There will hardly be a straight wall in St Cyprien College, a new high school being built near Perpignan in the south of France.
The ground plan shows an elliptical body with outer walls sloping outward to their final height of 7.3m. The exterior will be fair face concrete, the inside wall will be lined.
Steel and glass sections give the whole the look of a space capsule.
However, the shape of the assembly hall is not a classical elipse. The wall inclinations along the longitudinal and transverse axes were designed with random changes between 72infinity and 86infinity. In order to produce the timber gauge system for the wall formwork, Noe technicians created the individual elements three-dimensionally as volumetric bodies using CAD to calculate the necessary pitches for bore holes.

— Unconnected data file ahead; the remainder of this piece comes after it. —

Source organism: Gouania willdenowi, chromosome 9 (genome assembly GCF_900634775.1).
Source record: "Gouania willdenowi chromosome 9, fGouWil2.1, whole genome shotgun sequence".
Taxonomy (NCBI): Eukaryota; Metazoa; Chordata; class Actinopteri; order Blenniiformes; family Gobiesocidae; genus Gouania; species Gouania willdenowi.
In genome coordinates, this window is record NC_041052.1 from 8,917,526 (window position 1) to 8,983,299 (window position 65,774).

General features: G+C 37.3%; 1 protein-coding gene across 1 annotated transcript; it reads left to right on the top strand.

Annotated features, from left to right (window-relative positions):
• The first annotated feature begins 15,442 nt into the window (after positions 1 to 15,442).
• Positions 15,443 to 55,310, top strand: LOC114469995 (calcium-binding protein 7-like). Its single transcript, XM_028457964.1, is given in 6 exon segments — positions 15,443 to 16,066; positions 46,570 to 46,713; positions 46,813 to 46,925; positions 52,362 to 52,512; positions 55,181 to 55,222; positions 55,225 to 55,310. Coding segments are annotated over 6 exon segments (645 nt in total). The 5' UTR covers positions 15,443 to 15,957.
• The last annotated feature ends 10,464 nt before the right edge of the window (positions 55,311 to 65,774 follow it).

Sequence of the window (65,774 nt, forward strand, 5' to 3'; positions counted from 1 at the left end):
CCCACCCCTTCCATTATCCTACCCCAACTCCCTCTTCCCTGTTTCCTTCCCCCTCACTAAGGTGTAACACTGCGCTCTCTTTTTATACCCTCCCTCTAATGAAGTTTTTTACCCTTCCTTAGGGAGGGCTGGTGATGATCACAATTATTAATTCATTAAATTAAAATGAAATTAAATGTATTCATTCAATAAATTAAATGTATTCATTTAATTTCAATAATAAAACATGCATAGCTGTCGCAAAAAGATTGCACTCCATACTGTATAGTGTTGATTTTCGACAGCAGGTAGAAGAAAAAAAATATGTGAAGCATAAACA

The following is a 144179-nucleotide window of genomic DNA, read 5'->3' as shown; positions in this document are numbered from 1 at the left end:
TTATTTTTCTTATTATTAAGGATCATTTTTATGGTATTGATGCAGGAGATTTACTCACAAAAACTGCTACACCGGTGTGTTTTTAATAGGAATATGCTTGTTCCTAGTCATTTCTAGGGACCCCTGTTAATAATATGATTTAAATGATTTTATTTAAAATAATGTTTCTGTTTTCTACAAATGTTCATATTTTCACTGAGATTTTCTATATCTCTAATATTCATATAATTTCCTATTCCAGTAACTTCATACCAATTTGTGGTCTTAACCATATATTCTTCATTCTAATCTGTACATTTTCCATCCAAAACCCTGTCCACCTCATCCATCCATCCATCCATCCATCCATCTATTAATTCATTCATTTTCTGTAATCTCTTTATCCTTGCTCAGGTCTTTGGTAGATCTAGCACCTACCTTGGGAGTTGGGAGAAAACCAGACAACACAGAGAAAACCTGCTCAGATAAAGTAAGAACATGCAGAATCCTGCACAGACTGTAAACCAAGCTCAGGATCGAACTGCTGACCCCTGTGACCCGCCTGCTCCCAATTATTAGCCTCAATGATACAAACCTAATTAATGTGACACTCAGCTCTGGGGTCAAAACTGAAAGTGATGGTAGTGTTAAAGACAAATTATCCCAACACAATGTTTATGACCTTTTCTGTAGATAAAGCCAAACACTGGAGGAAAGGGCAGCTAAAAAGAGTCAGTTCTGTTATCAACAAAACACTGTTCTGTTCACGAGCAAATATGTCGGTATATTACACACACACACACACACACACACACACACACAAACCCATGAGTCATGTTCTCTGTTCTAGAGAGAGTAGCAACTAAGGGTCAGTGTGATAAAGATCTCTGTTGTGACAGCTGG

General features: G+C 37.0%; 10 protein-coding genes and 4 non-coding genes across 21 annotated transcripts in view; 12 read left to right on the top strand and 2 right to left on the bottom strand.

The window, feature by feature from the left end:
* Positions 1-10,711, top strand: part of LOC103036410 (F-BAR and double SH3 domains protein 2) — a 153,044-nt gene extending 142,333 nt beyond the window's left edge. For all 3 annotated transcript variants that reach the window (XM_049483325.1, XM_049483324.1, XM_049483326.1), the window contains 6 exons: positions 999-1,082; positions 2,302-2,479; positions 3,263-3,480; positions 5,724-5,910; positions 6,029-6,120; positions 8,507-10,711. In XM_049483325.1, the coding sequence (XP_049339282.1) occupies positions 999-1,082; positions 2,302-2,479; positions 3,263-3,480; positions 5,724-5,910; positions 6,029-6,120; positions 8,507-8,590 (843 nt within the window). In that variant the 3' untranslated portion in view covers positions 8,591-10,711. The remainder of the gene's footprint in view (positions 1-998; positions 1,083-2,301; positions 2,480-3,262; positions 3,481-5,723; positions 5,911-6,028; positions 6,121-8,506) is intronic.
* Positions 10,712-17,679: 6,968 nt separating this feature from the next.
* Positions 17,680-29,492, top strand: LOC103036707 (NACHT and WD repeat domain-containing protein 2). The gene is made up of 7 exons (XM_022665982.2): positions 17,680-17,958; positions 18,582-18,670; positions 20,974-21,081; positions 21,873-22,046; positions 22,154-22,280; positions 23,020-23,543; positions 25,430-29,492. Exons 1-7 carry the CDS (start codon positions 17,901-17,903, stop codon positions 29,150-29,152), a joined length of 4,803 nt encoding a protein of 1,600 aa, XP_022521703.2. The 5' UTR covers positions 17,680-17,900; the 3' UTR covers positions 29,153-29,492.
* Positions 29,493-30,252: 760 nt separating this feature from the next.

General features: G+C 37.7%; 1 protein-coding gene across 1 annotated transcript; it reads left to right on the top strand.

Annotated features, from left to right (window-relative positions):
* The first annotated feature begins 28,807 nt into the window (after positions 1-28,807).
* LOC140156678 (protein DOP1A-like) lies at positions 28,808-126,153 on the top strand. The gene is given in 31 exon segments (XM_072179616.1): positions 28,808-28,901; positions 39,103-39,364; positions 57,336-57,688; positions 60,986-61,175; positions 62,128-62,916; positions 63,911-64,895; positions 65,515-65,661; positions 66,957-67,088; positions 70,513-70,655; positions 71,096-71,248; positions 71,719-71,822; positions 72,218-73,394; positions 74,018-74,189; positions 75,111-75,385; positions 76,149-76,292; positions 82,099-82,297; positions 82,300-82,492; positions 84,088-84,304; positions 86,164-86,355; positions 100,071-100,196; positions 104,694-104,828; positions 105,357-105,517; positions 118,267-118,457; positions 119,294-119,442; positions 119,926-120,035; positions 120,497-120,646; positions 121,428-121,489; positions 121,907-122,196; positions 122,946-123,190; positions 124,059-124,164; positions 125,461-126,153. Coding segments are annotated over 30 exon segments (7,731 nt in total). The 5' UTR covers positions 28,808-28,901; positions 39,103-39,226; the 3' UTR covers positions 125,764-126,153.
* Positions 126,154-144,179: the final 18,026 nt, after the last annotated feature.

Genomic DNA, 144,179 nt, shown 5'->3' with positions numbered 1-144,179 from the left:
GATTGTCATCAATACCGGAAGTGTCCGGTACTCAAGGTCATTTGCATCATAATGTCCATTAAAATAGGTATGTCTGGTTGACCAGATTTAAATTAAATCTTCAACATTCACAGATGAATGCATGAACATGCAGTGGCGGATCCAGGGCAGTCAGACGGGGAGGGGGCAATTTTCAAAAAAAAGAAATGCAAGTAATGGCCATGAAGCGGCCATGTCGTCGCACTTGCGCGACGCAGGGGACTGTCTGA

For the changing wall inclinations, the radii had to erected in seven tensioning levels, constantly increasing. Another 11 elements for the outer formwork took the total to 145m 2. The formwork structure is conventional: The skin consists of 15mm plywood, H20 girders for the lining, the prefabricated wooden gauge system on double profiles made of Combi 20 girders as binding elements. Heavy formwork supports bear the load of the double profiles on the ground as well as on a 4.5m high platform of Noe ST 200 stacking towers and two rows of Noe ADS supports. Saddled on the towers, yokes consisting of Combi 20 girders and H20 cover girders carry the formwork base.
Most of the total forms used were hired in, with parts taken from tunnel formwork systems, which represented a considerable saving. Transport was an additional factor which worked in favour of Noe's bid: it took only three articulated lorries to carry the prefabricated formwork from Süssen to Perpignan, where the elements of the ellipse tip were delivered fully pre-assembled to site at the full formwork height of 7.3m.